Courses with the qualifier of chi have oftentimes claimed to be easy. It is not like lifting a hundred pounds in gym, you just relax and you have done your workout! It is a nice way to attract new students, but a hindrance to study the real thing.
I just browsed the web and noticed the following easy steps on chi walking:
- feet-aligned, hip width
- balanced pressure in feet
- straight posture
- shoulders over hips over feet
- focus on core
- evenly transfer weight
For all intents and purposes, the above is walking with good posture and alignment. It is like saying "when you walk in good posture and alignment, chi will be generated". But is that the whole story?
Let's start with a definition. I define chi walking as walking that can maximally generate chi or walking that can be qualified to be a chi kung exercise.
Like everything else in chi kung, concepts are easy but execution takes patience and continual practice to perform - in direct contrast to popular "chi walking" teachers/courses that fail to explain the training concept but simply tell you that execution is easy.
In proper chi kung, in the first stage, a student/practitioner should be able to use his breathing muscles to generate chi to open his hip joints (which opening create a positive feedback loop in chi generation). The best way to train this is through doing zhan zhuang or standing meditation. The opening (and closing) of your hip joints is the primary source of chi energy.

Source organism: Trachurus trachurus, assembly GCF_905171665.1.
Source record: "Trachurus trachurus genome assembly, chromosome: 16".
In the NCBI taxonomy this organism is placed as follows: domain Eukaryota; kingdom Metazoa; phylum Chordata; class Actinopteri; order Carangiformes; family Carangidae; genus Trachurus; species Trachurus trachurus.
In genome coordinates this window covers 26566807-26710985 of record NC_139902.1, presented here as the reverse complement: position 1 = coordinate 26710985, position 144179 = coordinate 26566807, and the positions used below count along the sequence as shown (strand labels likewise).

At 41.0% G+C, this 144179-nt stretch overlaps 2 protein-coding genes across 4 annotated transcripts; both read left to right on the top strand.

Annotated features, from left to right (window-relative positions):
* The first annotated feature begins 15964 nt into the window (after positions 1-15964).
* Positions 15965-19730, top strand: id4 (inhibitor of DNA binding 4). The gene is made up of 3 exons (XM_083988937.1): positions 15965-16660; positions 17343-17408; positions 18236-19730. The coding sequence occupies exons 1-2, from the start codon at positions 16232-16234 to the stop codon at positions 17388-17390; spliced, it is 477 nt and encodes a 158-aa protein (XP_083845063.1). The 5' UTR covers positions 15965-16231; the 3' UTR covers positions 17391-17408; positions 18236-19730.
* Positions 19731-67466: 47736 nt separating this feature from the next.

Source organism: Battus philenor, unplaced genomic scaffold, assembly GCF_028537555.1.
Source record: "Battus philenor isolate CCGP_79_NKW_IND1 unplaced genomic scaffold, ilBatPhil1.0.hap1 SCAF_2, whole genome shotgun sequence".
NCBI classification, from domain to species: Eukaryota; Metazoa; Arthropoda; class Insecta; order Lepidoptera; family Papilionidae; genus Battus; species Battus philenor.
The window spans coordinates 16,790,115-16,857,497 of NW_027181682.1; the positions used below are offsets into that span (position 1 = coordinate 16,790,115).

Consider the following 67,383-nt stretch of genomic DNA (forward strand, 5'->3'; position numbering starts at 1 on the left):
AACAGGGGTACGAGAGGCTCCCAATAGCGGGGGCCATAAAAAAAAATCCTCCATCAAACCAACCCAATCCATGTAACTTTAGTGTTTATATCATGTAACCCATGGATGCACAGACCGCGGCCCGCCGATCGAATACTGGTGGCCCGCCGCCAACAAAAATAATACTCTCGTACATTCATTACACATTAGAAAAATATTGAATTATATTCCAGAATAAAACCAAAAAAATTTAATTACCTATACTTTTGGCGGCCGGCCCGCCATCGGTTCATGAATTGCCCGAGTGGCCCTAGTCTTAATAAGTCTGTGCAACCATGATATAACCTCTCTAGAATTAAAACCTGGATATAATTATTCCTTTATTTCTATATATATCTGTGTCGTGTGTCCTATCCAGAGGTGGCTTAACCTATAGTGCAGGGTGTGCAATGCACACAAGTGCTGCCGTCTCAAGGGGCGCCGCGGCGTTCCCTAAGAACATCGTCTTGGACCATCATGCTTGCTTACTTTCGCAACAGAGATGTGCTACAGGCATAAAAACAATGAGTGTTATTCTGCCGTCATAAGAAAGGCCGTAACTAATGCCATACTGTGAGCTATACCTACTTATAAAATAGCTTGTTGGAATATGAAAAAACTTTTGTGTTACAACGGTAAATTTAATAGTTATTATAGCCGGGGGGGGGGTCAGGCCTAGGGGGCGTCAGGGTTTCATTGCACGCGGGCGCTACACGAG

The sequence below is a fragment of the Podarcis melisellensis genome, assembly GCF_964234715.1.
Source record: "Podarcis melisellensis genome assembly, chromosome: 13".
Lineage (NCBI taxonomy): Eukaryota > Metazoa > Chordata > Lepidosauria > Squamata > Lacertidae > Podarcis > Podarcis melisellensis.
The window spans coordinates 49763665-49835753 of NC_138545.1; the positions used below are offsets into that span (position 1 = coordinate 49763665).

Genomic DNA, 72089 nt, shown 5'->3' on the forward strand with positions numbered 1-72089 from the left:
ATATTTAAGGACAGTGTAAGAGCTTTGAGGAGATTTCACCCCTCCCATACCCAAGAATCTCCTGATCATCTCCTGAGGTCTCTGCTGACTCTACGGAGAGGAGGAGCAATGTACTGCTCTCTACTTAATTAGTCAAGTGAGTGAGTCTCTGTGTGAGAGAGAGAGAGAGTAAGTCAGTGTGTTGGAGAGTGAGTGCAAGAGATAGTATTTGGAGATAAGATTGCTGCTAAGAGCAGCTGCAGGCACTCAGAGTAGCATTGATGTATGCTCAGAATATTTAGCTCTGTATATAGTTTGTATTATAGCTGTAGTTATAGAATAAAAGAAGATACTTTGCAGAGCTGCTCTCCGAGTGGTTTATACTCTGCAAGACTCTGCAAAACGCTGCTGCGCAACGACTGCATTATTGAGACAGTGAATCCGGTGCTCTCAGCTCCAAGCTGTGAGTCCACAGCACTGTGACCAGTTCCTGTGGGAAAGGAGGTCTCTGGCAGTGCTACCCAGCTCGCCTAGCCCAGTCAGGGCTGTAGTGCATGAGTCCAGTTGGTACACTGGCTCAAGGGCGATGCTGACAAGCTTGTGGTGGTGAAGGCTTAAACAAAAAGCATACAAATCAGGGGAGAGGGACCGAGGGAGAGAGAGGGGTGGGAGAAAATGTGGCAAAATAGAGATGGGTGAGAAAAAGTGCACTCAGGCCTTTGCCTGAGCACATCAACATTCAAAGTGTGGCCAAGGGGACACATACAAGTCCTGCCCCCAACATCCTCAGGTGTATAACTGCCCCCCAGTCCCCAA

After you are able to generate chi like this while doing stationery zhan zhuang, the next step is to train yourself so that you can generate chi while moving slowly. This covers the movement parts of any sound chi kung training system. Such movements will include doing tai chi form, 24 styles tai chi nei kung and combat stance with nano movements.
Once you are proficient with the above controlled movement forms (and be able to generate chi through them), it will be easy to transfer your learning to your daily walking. You simply walk as usual (not standard tai chi walk) and generate the bouncing effect of chi generation every step you walk. Needless to say, you need to mindfully do your chi walking, like you need to mindfully do your tai chi form or 24 styles tai chi nei kung.
How about good posture and alignment? In chi kung, we consider our posture and alignment always need to be perfected (it is not an assumption, but an empirical fact supported by trained internal sensation or perception, which will be sharpen continuously as a student progresses). We do not to have perfect posture and alignment (which in fact is an impossibility for the majority of people) as a chi generation starting point. Through chi kung exercises (chi walking included), we move towards better alignment every moment in our practice. It is the process rather the result that counts.
Easy concept with diligent practice open you a whole new world of chi. Easy execution without a valid concept leads you no where.
Corollary: Diligent practice with complex, muddled or mythical concepts leads you to an unnecessary long path, assuming that there is a path to begin with in the first place.